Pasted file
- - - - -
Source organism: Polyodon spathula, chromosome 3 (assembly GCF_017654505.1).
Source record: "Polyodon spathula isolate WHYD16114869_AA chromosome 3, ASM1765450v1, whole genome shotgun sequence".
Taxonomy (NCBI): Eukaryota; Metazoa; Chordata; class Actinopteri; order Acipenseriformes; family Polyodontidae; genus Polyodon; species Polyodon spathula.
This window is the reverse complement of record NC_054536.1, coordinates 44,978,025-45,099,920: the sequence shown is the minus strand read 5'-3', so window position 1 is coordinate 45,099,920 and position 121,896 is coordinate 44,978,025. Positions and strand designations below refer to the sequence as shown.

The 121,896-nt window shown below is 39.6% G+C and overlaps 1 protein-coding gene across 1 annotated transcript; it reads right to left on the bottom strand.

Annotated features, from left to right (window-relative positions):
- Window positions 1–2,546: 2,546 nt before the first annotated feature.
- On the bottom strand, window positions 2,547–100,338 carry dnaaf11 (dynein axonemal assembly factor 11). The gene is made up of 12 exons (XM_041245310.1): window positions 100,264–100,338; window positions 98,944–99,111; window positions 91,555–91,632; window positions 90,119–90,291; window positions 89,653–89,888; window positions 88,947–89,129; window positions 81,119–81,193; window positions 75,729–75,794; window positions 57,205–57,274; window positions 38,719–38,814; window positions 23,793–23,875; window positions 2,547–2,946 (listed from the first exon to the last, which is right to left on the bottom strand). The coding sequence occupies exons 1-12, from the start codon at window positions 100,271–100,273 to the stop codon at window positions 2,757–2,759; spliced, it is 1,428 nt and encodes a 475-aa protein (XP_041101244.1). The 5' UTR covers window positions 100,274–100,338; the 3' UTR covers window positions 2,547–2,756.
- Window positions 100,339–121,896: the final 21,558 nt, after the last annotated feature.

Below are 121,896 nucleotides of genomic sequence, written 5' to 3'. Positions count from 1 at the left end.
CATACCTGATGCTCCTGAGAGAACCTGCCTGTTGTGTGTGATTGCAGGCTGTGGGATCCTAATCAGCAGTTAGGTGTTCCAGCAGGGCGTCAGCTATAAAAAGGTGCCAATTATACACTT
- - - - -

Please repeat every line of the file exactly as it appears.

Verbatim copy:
Source organism: Polyodon spathula, chromosome 3 (assembly GCF_017654505.1).
Source record: "Polyodon spathula isolate WHYD16114869_AA chromosome 3, ASM1765450v1, whole genome shotgun sequence".
Taxonomy (NCBI): Eukaryota; Metazoa; Chordata; class Actinopteri; order Acipenseriformes; family Polyodontidae; genus Polyodon; species Polyodon spathula.
This window is the reverse complement of record NC_054536.1, coordinates 44,978,025-45,099,920: the sequence shown is the minus strand read 5'-3', so window position 1 is coordinate 45,099,920 and position 121,896 is coordinate 44,978,025. Positions and strand designations below refer to the sequence as shown.

The 121,896-nt window shown below is 39.6% G+C and overlaps 1 protein-coding gene across 1 annotated transcript; it reads right to left on the bottom strand.

Annotated features, from left to right (window-relative positions):
- Window positions 1–2,546: 2,546 nt before the first annotated feature.
- On the bottom strand, window positions 2,547–100,338 carry dnaaf11 (dynein axonemal assembly factor 11). The gene is made up of 12 exons (XM_041245310.1): window positions 100,264–100,338; window positions 98,944–99,111; window positions 91,555–91,632; window positions 90,119–90,291; window positions 89,653–89,888; window positions 88,947–89,129; window positions 81,119–81,193; window positions 75,729–75,794; window positions 57,205–57,274; window positions 38,719–38,814; window positions 23,793–23,875; window positions 2,547–2,946 (listed from the first exon to the last, which is right to left on the bottom strand). The coding sequence occupies exons 1-12, from the start codon at window positions 100,271–100,273 to the stop codon at window positions 2,757–2,759; spliced, it is 1,428 nt and encodes a 475-aa protein (XP_041101244.1). The 5' UTR covers window positions 100,274–100,338; the 3' UTR covers window positions 2,547–2,756.
- Window positions 100,339–121,896: the final 21,558 nt, after the last annotated feature.

Below are 121,896 nucleotides of genomic sequence, written 5' to 3'. Positions count from 1 at the left end.
CATACCTGATGCTCCTGAGAGAACCTGCCTGTTGTGTGTGATTGCAGGCTGTGGGATCCTAATCAGCAGTTAGGTGTTCCAGCAGGGCGTCAGCTATAAAAAGGTGCCAATTATACACTT